At lunch, Sophie eats a protein-rich meal of kangaroo sausage, white rice and mixed vegetables, and dinner is steak, greens and chips (pictured)

Sophie admitted that her goal with her weight used to be to be 'lean', so she would starve herself, thinking it would give her what she wanted (pictured before and now)

Sophie admitted that her goal with her weight used to be to be ‘lean’, so she would starve herself, thinking it would give her what she wanted (pictured before and now)

Sophie admitted that her goal with her weight used to be to be “lean,” and so she would starve herself because she thought it would give her what she wanted:

“All I wanted was to be skinny, shrink parts of myself that I didn’t love,” she previously wrote on Instagram.

“Skinny was ‘in’ when I started my fitness journey…then I decided to blow up the ideas I had about beauty and focus on getting STRONG.”

Sophie said she valued cardio over strength training, and would eat as little as possible — about 1,400 calories a day — to “binge” cheat meals on weekends.

What Sophie Did Before (2017)

* Exercise six times a week.

* Eating 1,400 calories.

* Under-restored.

* Not aimed at increasing strength.

* Weekend ‘cheat’ meals.

* Never rest.

What Sophie Is Doing Now (2021)

* Exercise six times a week.

* Eating 1,400 calories.

* Under-restored.

* Not aimed at increasing strength.

* Weekend ‘cheat’ meals.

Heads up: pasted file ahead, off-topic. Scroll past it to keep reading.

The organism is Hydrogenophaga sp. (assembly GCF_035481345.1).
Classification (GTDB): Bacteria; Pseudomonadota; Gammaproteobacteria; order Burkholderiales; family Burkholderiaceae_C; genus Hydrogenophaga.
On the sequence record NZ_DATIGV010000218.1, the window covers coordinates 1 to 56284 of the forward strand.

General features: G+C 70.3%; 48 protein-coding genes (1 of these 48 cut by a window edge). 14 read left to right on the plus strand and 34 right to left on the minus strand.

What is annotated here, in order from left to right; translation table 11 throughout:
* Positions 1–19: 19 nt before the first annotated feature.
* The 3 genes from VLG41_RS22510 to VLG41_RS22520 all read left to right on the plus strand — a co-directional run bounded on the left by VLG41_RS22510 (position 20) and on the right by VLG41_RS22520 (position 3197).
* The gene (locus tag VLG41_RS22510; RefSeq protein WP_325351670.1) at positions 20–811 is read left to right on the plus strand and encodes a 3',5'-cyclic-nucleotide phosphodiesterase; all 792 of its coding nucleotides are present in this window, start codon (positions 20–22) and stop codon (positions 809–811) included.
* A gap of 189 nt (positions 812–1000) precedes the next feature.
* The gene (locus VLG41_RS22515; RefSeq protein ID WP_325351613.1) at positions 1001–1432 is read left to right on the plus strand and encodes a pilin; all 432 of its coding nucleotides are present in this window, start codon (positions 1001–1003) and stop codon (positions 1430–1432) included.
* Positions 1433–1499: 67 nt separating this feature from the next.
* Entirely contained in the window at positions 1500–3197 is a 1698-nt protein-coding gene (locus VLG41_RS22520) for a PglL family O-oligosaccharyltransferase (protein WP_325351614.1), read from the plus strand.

* Never rest.

It took her months of researching why she wasn’t seeing the results she wanted to completely change her thinking and approach.

“I was chronically undereating, not recovering enough, spinning my wheels, not moving forward, burning all the muscle I gained, building no strength or solid technique…no wonder I wasn’t going anywhere,” she said.

“It took me a while to figure out the style, frequency, type, volume and intensity that I could recover from to get the best results for my goals.

“Now I’ve taken my body through building phases to fuel my sessions to build the muscle I was looking for.”

She added: ‘I rest hard, I eat a lot, I sleep a lot, I lift a lot and I’m tired of a**.’

Sophie said she prioritized cardio over strength, eating just 1,400 calories a day — only to binge on cheat meals on weekends (pictured before and now)

Sophie said she prioritized cardio over strength, eating just 1,400 calories a day — only to binge on cheat meals on weekends (pictured before and now)

Sophie (pictured) works out three to four times a week, eats 2,000 calories or even slightly more on any given day and follows a flexible diet approach

Sophie (pictured) works out three to four times a week, eats 2,000 calories or even slightly more on any given day and follows a flexible diet approach

Sophie works out three to four times a week, eats 2000 calories or even a little more on any given day, and follows a flexible diet approach.

Flexible dieting is a popular and simple weight loss plan that allows you to eat foods that fit within your specific daily macronutrient goals.

This way of eating gives dieters freedom in their food choices, which can help them maintain their weight over time and create a positive and healthy relationship with food.

She said if you want to lose weight, you have to train smart and not hard to see results.